Cute, obnoxious and depraved

Sarah Silverman takes her shocking standup act to the small screen.

By FRAZIER MOORE, AP
October 16, 2007 09:32
4 minute read.
sarah silverman 88 224

sarah silverman 88 224. (photo credit: Courtesy)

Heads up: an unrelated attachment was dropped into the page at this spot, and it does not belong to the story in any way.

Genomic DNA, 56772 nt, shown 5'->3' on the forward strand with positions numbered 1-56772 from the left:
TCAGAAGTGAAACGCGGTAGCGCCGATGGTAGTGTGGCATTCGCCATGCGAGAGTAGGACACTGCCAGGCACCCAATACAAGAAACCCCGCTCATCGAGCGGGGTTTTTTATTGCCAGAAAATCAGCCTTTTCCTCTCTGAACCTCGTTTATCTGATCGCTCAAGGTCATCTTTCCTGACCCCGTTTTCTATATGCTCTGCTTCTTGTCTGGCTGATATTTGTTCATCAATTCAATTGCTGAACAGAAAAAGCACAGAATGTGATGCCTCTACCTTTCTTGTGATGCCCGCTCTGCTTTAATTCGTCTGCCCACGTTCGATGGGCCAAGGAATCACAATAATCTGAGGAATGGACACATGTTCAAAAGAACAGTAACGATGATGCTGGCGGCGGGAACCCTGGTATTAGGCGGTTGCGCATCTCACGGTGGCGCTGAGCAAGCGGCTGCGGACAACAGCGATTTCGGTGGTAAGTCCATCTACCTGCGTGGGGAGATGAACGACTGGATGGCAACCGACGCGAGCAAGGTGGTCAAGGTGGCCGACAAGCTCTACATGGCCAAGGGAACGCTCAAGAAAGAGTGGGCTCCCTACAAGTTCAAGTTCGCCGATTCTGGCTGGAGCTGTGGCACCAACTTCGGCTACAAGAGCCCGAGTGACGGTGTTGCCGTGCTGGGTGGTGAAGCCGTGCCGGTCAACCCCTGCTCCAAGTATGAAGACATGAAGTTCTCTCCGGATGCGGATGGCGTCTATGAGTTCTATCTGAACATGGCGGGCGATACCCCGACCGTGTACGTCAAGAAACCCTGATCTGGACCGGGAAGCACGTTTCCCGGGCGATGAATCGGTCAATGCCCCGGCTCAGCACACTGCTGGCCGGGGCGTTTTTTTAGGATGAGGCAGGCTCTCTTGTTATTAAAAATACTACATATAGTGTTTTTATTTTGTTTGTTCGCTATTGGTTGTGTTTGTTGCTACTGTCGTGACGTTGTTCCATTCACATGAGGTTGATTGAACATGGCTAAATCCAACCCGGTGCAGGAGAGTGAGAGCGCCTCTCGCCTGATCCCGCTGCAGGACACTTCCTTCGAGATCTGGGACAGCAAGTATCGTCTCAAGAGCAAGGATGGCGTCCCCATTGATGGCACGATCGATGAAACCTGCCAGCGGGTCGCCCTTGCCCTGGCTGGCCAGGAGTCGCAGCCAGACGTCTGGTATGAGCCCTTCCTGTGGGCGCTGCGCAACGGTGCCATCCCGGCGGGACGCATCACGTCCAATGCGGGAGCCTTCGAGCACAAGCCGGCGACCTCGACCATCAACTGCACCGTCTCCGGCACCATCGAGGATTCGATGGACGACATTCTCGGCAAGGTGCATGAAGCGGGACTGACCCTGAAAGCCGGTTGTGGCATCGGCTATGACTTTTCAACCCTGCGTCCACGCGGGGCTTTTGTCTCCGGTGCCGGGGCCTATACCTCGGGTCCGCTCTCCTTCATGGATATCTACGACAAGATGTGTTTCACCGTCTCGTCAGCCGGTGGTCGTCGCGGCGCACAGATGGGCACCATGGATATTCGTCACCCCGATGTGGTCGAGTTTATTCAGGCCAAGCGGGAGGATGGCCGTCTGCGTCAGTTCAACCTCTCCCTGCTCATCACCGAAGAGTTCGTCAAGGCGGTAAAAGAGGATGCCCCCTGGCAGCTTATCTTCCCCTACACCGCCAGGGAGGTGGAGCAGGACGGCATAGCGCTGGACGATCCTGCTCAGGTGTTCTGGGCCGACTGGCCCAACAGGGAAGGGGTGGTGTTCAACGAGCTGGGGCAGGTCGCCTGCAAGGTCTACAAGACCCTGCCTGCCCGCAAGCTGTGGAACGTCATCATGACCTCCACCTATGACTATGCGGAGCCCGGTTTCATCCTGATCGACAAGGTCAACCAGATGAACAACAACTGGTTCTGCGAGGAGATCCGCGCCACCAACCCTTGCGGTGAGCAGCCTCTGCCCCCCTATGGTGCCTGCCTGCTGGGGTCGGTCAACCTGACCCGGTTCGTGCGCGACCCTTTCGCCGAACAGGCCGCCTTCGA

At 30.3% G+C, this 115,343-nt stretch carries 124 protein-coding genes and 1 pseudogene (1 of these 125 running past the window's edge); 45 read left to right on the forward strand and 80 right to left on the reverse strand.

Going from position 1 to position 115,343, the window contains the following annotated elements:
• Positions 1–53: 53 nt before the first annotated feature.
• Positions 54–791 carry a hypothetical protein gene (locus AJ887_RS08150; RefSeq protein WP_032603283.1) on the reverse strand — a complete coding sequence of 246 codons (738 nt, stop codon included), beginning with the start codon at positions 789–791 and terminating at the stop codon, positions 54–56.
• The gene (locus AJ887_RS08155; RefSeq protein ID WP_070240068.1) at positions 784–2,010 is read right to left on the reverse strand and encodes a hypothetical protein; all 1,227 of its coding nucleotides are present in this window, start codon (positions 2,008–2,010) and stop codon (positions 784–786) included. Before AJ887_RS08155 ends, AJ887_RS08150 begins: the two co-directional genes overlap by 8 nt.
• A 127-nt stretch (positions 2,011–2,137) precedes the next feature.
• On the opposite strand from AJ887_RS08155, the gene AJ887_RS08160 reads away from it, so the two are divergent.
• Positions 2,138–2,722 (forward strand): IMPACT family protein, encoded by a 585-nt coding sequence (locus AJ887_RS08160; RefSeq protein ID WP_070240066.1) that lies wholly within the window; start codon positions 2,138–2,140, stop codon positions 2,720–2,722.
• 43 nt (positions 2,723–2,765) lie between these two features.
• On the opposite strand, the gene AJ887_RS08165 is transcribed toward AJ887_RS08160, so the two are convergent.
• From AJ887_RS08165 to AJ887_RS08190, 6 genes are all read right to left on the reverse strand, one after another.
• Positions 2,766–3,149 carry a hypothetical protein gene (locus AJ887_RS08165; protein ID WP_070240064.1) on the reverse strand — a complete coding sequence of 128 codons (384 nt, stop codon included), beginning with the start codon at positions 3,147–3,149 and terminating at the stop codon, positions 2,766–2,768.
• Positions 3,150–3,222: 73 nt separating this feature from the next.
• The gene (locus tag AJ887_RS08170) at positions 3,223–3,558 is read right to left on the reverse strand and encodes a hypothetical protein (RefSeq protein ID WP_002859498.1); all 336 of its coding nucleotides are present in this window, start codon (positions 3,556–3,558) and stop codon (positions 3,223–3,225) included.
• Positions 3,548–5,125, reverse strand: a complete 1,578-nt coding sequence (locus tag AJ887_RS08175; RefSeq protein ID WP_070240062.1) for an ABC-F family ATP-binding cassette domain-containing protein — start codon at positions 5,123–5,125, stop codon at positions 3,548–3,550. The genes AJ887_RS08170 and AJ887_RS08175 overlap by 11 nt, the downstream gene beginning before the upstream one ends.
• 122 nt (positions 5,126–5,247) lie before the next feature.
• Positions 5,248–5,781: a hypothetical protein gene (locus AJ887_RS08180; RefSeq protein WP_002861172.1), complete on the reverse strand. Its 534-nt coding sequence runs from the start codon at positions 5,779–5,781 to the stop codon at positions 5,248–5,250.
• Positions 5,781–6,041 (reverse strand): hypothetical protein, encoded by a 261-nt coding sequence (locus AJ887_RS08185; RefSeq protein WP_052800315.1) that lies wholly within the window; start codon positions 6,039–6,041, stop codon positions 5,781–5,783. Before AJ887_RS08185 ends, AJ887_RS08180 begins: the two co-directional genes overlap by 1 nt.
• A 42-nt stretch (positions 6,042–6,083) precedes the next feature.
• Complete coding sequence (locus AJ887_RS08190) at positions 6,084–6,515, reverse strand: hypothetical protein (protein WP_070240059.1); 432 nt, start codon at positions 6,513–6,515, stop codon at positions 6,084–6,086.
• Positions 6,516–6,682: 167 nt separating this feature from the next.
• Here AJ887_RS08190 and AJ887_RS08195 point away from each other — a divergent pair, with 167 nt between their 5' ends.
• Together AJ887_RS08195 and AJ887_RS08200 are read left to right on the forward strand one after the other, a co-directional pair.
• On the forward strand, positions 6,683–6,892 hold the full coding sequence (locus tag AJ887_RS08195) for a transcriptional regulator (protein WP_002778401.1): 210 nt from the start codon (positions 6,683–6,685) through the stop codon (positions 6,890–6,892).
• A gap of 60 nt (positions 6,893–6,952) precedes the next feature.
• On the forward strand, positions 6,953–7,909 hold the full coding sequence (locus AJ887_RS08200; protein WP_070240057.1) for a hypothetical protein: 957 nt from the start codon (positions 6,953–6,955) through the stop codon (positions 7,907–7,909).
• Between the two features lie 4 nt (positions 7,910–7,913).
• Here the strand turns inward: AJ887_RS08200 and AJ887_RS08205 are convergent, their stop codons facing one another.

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Sarah Silverman is answering a reporter's question during lunch at an open-air restaurant when a car alarm goes off. She persists a few moments as the car horn throbs. Then, in an exaggerated whisper, she pretends to shout an ultimatum at the horn: "Shut! Up!!!" An instant later, the horn stops. "Wow!" giggles Silverman, pleased with her masquerade of power. Of course, the character she plays on The Sarah Silverman Program would have wasted no time taking direct action. On last week's season premiere of the Comedy Central series (which is set to air in Israel, but has yet to be scheduled), the conveniently named Sarah was rudely awakened by Sunday morning church bells. She was plenty steamed. Still in her pajamas, she barged into the sanctuary where the service was in progress, and gave the congregation hell. "Who are you people praying to: Jesus of Noise-rith?" she screeched. From there, the twisted narrative somehow whisked Sarah into the arms of anti-abortion activists. By the end of this episode - which managed to mock all sides of the abortion rights debate, but most of all, mocked Sarah - its story came full circle: When assured by an anti-abortion zealot that the bomb meant to blow up the abortion clinic had been set for the middle of the night, thus sparing any humans, Sarah fumed, "You were gonna blow up a big noisy bomb at 5:30 in the morning when you know I'm asleep?!" Thus does the series (which Silverman co-writes and co-produces, as well as stars in) channel the same shrewd, often shocking, wrongness that fuels her standup act. Like Standup-Sarah has always done, TV-Series-Sarah keeps the audience on edge by being cute, obnoxious and depraved. Aimless in the town of Valley Village, she is looked after by her sister (played by Silverman's real-life sister, Laura), her gay-couple neighbors (Brian Posehn and Steve Agee) and Laura's dimwitted policeman beau (Jay Johnston). Rounding out the support system: Doug, a Chihuahua-pug mix played by Duck, Silverman's real-life pooch (and, oddly, the show's only character with a made-up name). This week's episode centers on Doug, whose zesty displays of personal hygiene (or is it more than that?) become a source of fascination for Sarah. She gets a little too close to the subject. Then she gets busted. Maybe somewhere in this tale is an exploration of what is, and isn't, a sexual offense. "I'm not a monster!" argues Sarah when she pleads her case in court. "I'm just a curious eccentric." Welcome to another day in comedy for Silverman, who, on other days, has tapped how-dare-she topics like AIDS, 9/11, rape, the Holocaust, even the children of Britney Spears (whom she christened "adorable mistakes" while hosting the MTV Video Music Awards last month). All this from someone whose worldview holds that "everything constantly moves in a circle. So when it's good it's good, and when it's bad it's about to be good. I'm an optimist that way." She's also a romantic. Before she could turn off her cell phone for the interview, its twinkling sound announced a call. "Jimmeeee!" she squealed at the sight of the caller's photo on the cell-phone screen: talk show host Jimmy Kimmel checking in from L.A., where he and Silverman, 36, have been together five years. Dressed comfy in a sweat suit, her hair pulled back in a ponytail, she reports that, for her series' second season, a half-dozen episodes will air this fall, another 10 next summer. She's been plugging away at it since May. "It's hard!" she says with a who-knew laugh. "I had come so far in my career with doing almost no work, and now this show takes so many hours! Writers are lazy, and comics are really lazy. But I always do my homework," she adds sweetly, "'cause I want the teacher to like me." And she continues to prove she's more than the class clown. But how much more? Maybe jokes about flatulence, minorities and God speak for themselves. But does her humor's razor-sharpness point to something more profound? What's the underlying message from this comic minx? What is she really up to? "I just want to be funny, and the things that make me laugh tend to be toward the taboo side," she explains. "I try not to imply anything deep. But if something's inferred from it, all the better." Maybe it's in the eyes (and ears) of the beholder. "I'm not saying that my stuff is either smart OR stupid," she says, "but a lot of dumb stuff can be seen as smart if a smart person chooses to find it thought-provoking, and glean something from it. "There's a guy who made Campbell's Soup deep" - shades of Andy Warhol! - "and he didn't do anything particularly intellectual to make that happen. It's really for the audience to make it what they want it to be. "I try to stay light," she offers, smiling, "and let other people be heavy." (AP)

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